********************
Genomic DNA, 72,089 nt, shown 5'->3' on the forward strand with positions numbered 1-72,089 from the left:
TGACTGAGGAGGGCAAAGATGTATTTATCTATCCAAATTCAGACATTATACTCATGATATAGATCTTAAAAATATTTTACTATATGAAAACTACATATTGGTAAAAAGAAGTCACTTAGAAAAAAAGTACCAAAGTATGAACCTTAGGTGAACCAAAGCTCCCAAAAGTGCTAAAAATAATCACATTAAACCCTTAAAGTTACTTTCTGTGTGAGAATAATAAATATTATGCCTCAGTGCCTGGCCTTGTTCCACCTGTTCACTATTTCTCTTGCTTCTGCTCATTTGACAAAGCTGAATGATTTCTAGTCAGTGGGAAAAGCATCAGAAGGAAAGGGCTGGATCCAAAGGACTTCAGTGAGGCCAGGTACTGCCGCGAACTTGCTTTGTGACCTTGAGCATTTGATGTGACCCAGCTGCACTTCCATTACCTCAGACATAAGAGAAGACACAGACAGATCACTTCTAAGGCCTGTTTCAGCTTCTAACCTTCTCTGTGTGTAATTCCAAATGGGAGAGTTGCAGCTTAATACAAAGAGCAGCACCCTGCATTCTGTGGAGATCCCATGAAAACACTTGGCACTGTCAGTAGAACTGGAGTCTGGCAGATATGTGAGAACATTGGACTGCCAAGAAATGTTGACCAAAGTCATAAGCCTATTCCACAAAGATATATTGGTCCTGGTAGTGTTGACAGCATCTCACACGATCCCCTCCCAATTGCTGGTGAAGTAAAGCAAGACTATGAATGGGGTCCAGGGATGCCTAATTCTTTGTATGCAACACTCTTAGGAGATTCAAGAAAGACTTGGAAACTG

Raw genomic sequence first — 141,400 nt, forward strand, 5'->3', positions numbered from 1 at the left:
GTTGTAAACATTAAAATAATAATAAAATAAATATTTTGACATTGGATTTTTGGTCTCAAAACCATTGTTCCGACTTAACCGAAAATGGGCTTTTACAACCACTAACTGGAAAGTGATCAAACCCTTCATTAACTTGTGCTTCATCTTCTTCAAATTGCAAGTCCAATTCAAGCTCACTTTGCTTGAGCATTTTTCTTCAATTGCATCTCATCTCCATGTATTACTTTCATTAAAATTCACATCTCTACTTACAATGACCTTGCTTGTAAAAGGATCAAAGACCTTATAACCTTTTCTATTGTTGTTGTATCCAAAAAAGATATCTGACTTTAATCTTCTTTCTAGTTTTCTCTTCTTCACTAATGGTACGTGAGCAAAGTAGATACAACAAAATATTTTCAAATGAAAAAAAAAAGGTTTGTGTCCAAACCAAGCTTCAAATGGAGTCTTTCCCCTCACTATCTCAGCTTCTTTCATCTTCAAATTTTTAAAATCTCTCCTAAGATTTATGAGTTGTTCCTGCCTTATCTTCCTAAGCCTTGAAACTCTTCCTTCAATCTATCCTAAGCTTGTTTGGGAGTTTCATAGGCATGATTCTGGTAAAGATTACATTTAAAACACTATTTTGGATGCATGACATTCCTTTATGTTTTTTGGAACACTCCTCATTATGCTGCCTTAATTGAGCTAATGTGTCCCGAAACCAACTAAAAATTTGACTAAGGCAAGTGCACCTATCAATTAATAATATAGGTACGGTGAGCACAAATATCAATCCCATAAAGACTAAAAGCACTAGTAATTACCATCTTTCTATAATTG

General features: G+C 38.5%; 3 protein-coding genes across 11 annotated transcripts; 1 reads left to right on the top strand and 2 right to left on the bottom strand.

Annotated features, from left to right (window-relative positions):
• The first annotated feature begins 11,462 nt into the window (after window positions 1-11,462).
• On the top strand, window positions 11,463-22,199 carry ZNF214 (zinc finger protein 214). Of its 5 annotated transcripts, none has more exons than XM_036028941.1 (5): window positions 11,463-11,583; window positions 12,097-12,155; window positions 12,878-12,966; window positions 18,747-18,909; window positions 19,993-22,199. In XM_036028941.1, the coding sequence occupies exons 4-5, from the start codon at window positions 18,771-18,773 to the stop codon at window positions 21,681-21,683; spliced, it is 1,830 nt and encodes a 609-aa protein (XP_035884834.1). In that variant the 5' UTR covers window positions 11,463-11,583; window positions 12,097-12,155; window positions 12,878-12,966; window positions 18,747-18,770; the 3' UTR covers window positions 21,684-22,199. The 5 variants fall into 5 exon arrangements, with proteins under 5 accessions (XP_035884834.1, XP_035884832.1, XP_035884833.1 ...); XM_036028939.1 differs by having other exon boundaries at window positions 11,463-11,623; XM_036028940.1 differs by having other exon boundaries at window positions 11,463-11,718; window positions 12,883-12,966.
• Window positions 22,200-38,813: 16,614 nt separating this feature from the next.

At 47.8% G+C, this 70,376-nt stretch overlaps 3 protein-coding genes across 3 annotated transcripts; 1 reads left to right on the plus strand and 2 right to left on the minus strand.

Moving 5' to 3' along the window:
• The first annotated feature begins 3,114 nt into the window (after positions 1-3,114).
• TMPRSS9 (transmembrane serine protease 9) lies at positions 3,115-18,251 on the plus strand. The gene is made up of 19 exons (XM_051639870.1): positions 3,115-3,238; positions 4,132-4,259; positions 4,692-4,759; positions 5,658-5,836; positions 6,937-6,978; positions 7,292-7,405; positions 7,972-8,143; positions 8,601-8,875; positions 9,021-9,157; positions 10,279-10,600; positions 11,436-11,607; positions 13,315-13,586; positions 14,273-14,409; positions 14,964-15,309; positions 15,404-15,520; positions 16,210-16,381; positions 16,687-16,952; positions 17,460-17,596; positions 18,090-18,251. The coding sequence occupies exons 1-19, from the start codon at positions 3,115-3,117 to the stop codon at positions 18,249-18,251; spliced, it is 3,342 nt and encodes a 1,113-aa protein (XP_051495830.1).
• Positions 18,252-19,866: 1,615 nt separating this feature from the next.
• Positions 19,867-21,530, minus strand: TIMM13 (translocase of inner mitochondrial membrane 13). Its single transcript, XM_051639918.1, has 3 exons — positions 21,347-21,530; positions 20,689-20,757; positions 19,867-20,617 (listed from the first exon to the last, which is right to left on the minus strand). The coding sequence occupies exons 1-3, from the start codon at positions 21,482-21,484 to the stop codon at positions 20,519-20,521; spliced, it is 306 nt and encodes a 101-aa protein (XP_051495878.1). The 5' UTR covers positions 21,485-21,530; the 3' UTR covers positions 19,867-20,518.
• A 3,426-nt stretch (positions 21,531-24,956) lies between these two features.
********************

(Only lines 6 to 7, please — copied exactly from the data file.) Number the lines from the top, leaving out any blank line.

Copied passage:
Annotated features, from left to right (window-relative positions):
• The first annotated feature begins 11,462 nt into the window (after window positions 1-11,462).